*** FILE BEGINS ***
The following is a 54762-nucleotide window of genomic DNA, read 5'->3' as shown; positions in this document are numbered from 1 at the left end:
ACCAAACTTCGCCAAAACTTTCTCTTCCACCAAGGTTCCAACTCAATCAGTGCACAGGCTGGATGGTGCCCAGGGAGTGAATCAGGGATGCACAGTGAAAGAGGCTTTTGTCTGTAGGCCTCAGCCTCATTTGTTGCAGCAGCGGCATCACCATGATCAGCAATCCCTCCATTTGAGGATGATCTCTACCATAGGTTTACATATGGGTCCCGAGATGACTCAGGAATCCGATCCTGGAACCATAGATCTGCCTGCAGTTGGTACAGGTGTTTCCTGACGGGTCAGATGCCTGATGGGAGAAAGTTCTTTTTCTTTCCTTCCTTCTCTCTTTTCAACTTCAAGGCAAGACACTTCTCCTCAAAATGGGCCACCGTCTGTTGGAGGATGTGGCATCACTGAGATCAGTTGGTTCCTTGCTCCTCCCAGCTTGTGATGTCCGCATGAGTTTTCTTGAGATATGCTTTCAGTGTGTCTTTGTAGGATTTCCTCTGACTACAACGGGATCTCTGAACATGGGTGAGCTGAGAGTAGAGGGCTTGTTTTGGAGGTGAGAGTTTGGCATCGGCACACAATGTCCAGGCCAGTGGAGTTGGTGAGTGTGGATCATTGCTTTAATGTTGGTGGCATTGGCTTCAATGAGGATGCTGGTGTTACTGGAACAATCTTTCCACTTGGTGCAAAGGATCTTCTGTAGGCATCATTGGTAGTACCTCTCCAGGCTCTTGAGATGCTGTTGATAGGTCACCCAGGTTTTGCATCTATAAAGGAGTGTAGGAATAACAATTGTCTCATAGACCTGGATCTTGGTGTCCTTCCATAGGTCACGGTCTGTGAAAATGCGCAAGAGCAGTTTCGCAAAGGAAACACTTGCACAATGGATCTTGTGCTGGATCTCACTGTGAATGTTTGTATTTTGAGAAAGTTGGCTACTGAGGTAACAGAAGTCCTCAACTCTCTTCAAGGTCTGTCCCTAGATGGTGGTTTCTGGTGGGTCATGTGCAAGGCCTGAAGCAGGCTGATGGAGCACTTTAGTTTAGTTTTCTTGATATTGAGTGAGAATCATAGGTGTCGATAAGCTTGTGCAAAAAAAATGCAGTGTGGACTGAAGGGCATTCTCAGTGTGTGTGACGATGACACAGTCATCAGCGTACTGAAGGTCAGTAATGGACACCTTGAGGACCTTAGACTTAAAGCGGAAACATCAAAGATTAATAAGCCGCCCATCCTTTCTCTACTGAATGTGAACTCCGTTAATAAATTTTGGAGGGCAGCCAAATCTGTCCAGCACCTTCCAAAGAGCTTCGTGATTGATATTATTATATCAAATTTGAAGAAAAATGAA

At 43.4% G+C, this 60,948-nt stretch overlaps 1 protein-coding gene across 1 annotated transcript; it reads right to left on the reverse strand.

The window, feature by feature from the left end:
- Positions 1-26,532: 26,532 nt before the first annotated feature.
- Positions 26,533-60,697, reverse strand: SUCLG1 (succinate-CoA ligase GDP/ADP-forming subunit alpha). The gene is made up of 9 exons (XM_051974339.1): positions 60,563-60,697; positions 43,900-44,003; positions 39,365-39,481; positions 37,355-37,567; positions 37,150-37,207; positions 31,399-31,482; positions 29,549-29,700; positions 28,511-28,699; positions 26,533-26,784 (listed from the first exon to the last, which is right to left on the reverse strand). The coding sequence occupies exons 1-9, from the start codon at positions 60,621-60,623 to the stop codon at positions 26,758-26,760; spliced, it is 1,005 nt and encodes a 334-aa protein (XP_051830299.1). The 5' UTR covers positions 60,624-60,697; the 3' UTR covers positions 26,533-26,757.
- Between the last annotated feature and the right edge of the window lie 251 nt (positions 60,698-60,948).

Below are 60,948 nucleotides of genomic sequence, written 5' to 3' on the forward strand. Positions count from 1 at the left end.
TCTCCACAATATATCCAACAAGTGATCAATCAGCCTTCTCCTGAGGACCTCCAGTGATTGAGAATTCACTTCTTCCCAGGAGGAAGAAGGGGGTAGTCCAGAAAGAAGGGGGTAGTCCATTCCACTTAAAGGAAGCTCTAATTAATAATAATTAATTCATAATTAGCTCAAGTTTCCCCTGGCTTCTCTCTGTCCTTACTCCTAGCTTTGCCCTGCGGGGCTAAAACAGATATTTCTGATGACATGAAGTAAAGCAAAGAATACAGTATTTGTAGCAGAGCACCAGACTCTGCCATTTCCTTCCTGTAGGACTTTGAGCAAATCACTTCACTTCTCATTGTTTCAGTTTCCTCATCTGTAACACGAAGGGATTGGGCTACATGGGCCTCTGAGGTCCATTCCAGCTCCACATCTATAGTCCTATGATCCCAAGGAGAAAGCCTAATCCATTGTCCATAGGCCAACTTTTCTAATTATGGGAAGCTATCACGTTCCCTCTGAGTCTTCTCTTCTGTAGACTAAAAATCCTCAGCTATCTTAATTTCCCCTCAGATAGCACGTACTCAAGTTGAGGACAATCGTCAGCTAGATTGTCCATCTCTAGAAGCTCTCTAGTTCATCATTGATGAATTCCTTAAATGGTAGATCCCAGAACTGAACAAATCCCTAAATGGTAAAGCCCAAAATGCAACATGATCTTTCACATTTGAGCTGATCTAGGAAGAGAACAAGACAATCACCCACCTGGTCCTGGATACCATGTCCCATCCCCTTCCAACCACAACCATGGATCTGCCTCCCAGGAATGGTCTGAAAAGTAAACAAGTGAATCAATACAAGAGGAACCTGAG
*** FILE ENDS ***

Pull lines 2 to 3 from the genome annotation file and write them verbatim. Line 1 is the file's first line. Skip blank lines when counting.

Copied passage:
ACCAAACTTCGCCAAAACTTTCTCTTCCACCAAGGTTCCAACTCAATCAGTGCACAGGCTGGATGGTGCCCAGGGAGTGAATCAGGGATGCACAGTGAAAGAGGCTTTTGTCTGTAGGCCTCAGCCTCATTTGTTGCAGCAGCGGCATCACCATGATCAGCAATCCCTCCATTTGAGGATGATCTCTACCATAGGTTTACATATGGGTCCCGAGATGACTCAGGAATCCGATCCTGGAACCATAGATCTGCCTGCAGTTGGTACAGGTGTTTCCTGACGGGTCAGATGCCTGATGGGAGAAAGTTCTTTTTCTTTCCTTCCTTCTCTCTTTTCAACTTCAAGGCAAGACACTTCTCCTCAAAATGGGCCACCGTCTGTTGGAGGATGTGGCATCACTGAGATCAGTTGGTTCCTTGCTCCTCCCAGCTTGTGATGTCCGCATGAGTTTTCTTGAGATATGCTTTCAGTGTGTCTTTGTAGGATTTCCTCTGACTACAACGGGATCTCTGAACATGGGTGAGCTGAGAGTAGAGGGCTTGTTTTGGAGGTGAGAGTTTGGCATCGGCACACAATGTCCAGGCCAGTGGAGTTGGTGAGTGTGGATCATTGCTTTAATGTTGGTGGCATTGGCTTCAATGAGGATGCTGGTGTTACTGGAACAATCTTTCCACTTGGTGCAAAGGATCTTCTGTAGGCATCATTGGTAGTACCTCTCCAGGCTCTTGAGATGCTGTTGATAGGTCACCCAGGTTTTGCATCTATAAAGGAGTGTAGGAATAACAATTGTCTCATAGACCTGGATCTTGGTGTCCTTCCATAGGTCACGGTCTGTGAAAATGCGCAAGAGCAGTTTCGCAAAGGAAACACTTGCACAATGGATCTTGTGCTGGATCTCACTGTGAATGTTTGTATTTTGAGAAAGTTGGCTACTGAGGTAACAGAAGTCCTCAACTCTCTTCAAGGTCTGTCCCTAGATGGTGGTTTCTGGTGGGTCATGTGCAAGGCCTGAAGCAGGCTGATGGAGCACTTTAGTTTAGTTTTCTTGATATTGAGTGAGAATCATAGGTGTCGATAAGCTTGTGCAAAAAAAATGCAGTGTGGACTGAAGGGCATTCTCAGTGTGTGTGACGATGACACAGTCATCAGCGTACTGAAGGTCAGTAATGGACACCTTGAGGACCTTAGACTTAAAGCGGAAACATCAAAGATTAATAAGCCGCCCATCCTTTCTCTACTGAATGTGAACTCCGTTAATAAATTTTGGAGGGCAGCCAAATCTGTCCAGCACCTTCCAAAGAGCTTCGTGATTGATATTATTATATCAAATTTGAAGAAAAATGAA

At 43.4% G+C, this 60,948-nt stretch overlaps 1 protein-coding gene across 1 annotated transcript; it reads right to left on the reverse strand.